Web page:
His business is a household name, but this Gator great believes the measure of real success is in giving back.
Ah, 1972 — Volkswagen Beetles and lava lamps, miniskirts and mustaches, a sweet bye-bye to Miss American Pie. Flower Power was still groovy, Pong far out. And in the middle of it all Keith Koenig, student entrepreneur, was discovering his life’s gig.
Enter beanbag chairs.
It was late summer when Koenig parked a U‑Haul loaded with them in front of a record store on 13th Street — not too far from UF’s campus dorms and the “student ghetto.” His bet: cash-starved college kids like him would flock to the inexpensive (but comfortable) furniture.
He was right. Almost all the chairs were gone within weeks, the leftovers moved to Koenig’s Beta Theta Pi fraternity house and sold from there. The enterprising business student had quickly earned enough profit to carry him through the fall semester and then some.
But there’s much more to the beanbag saga. The months between his junior and senior years, Koenig worked with his brother, Kevin, at Kevin’s new waterbed business in Fort Lauderdale. When time came to return to UF, he converted the rented U‑Haul into a traveling warehouse and crafted a handmade “For Sale” sign. Just like that, the Gator was in business: the unofficial manager of Waterbed City’s makeshift Gainesville discount outlet. Three years later, the brothers became partners. And in time, Waterbed City expanded its inventory and evolved into City Furniture.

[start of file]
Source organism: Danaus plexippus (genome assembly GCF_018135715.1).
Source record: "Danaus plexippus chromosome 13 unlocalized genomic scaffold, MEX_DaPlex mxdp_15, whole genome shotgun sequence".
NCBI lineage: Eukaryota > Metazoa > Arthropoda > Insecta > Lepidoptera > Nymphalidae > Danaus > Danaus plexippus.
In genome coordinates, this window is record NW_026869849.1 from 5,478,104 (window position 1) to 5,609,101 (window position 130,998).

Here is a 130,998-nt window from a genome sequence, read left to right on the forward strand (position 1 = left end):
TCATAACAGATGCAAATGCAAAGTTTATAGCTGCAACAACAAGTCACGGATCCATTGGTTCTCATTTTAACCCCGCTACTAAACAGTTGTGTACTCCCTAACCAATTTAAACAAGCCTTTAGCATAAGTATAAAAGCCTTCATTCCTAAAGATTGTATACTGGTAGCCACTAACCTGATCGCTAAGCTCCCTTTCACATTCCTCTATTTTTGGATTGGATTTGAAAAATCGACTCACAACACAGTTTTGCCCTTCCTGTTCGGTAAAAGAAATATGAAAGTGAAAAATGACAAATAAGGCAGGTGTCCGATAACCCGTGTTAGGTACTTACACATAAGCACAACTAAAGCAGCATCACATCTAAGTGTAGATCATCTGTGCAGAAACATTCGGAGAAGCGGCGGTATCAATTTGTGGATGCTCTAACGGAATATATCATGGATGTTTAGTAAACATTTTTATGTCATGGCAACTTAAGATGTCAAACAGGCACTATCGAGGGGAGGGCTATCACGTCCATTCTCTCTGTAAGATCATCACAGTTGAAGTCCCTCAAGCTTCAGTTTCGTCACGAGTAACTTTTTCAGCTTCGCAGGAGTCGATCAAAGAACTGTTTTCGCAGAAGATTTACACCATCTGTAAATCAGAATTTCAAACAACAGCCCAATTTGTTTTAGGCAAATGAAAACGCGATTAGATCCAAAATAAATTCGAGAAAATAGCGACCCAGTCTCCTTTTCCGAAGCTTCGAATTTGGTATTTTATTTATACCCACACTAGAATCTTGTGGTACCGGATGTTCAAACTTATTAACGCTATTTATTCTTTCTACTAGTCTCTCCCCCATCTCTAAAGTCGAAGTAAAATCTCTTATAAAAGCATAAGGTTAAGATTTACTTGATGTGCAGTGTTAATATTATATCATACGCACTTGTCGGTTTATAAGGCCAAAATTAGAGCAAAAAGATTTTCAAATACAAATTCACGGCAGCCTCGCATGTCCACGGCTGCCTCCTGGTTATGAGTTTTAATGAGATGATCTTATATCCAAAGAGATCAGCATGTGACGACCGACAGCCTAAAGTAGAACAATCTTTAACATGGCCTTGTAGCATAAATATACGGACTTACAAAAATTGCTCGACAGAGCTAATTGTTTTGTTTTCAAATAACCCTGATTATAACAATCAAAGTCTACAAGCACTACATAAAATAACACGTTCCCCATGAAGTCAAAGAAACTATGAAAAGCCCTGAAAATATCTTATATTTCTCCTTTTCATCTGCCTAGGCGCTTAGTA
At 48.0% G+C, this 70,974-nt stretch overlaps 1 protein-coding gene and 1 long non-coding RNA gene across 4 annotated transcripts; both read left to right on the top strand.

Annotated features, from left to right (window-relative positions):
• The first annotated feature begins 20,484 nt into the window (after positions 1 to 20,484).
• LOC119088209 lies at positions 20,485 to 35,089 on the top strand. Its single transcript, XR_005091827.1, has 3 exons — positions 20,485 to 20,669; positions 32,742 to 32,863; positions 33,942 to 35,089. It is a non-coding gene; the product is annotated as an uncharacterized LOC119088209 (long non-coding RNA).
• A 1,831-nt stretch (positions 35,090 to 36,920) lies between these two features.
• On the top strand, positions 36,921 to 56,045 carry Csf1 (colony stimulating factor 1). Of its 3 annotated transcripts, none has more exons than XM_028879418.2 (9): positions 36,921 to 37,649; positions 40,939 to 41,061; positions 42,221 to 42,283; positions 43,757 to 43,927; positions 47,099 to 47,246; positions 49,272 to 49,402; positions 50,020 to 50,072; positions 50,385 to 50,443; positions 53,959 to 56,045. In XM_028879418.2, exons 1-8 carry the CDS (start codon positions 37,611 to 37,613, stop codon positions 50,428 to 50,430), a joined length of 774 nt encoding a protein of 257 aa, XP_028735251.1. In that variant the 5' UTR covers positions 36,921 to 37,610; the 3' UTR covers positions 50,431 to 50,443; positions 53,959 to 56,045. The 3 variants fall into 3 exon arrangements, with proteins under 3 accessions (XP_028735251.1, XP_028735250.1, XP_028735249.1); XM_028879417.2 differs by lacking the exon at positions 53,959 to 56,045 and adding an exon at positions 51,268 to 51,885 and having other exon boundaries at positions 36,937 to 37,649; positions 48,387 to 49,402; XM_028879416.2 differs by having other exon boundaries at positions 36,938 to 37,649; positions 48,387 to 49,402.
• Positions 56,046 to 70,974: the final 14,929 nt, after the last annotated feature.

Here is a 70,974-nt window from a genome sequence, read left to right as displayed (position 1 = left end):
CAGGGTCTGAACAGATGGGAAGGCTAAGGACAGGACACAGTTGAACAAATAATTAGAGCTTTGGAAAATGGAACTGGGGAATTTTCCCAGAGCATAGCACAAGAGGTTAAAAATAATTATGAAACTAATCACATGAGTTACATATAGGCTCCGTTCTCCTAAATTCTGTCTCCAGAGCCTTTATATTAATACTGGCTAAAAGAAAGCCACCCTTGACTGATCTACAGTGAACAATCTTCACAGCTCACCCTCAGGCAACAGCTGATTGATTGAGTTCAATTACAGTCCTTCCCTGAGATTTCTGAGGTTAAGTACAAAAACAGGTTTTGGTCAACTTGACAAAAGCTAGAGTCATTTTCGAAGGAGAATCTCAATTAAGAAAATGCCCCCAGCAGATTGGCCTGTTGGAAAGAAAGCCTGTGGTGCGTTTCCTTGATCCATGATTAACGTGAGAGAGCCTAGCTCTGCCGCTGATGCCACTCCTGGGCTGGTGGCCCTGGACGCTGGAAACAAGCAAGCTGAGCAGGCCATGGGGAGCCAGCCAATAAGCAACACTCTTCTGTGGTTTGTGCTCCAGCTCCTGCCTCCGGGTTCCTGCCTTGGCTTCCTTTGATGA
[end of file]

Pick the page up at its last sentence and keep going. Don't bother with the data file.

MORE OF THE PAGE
I look at people who have been blessed, but for whatever reason don’t share, and I think they’re missing out on an opportunity. But I think they’re also missing out on a responsibility.
— Keith Koenig —
Now, close to 50 years later, Koenig (BSBA ’73, MBA ’75) is the company’s CEO and one of the state’s most successful businessmen, with stores scattered from Florida’s southern tip to the I‑4 corridor.
A lot of that success is owed to his alma mater, Koenig insists … and, he could have added, beanbag chairs.
“The University of Florida was an important part of my life,” he says. “The academics there were wonderful and have served me well, and I’m proud of that. And from a social aspect, the relationships, the long-term friendships, all the experiences of living there and being on campus were very beneficial.”
Gaggle of Gators
Koenig is a Gator because his friends are — well, sort of.
“I still remember my buddies and me walking the halls of Northeast High School early in our senior year,” Koenig says. “We were all good friends, and somebody said, just like this, ‘Where are we going to college?’ One of my buddies said, ‘Ed Frees went to Florida and he likes it.’”
And that was that.
“I didn’t apply to anyplace else,” Koenig says. “It was funny how matter-of-fact it was, and I didn’t step foot on the campus until I got there as a 17-year-old freshman.”
The Fort Lauderdale four later became Beta Theta Pi brothers. All, Koenig says, are still close. One even joined the Koenigs’ furniture business after college and remained with the company for 37 years.
But in 1969, as freshmen on their own for the first time, it was “cool” to just be going to college together, Koenig says. Their expectations, though, were few.
“When I got there, I was busy figuring out what to do and where my dorm was and where my classes were. It was one day at a time,” Koenig recalls. “As I look back, that time at the university was the cornerstone of my development.”
His fondest UF moments would come later: the football games and dates, parties and food fights, hanging out with other Gators.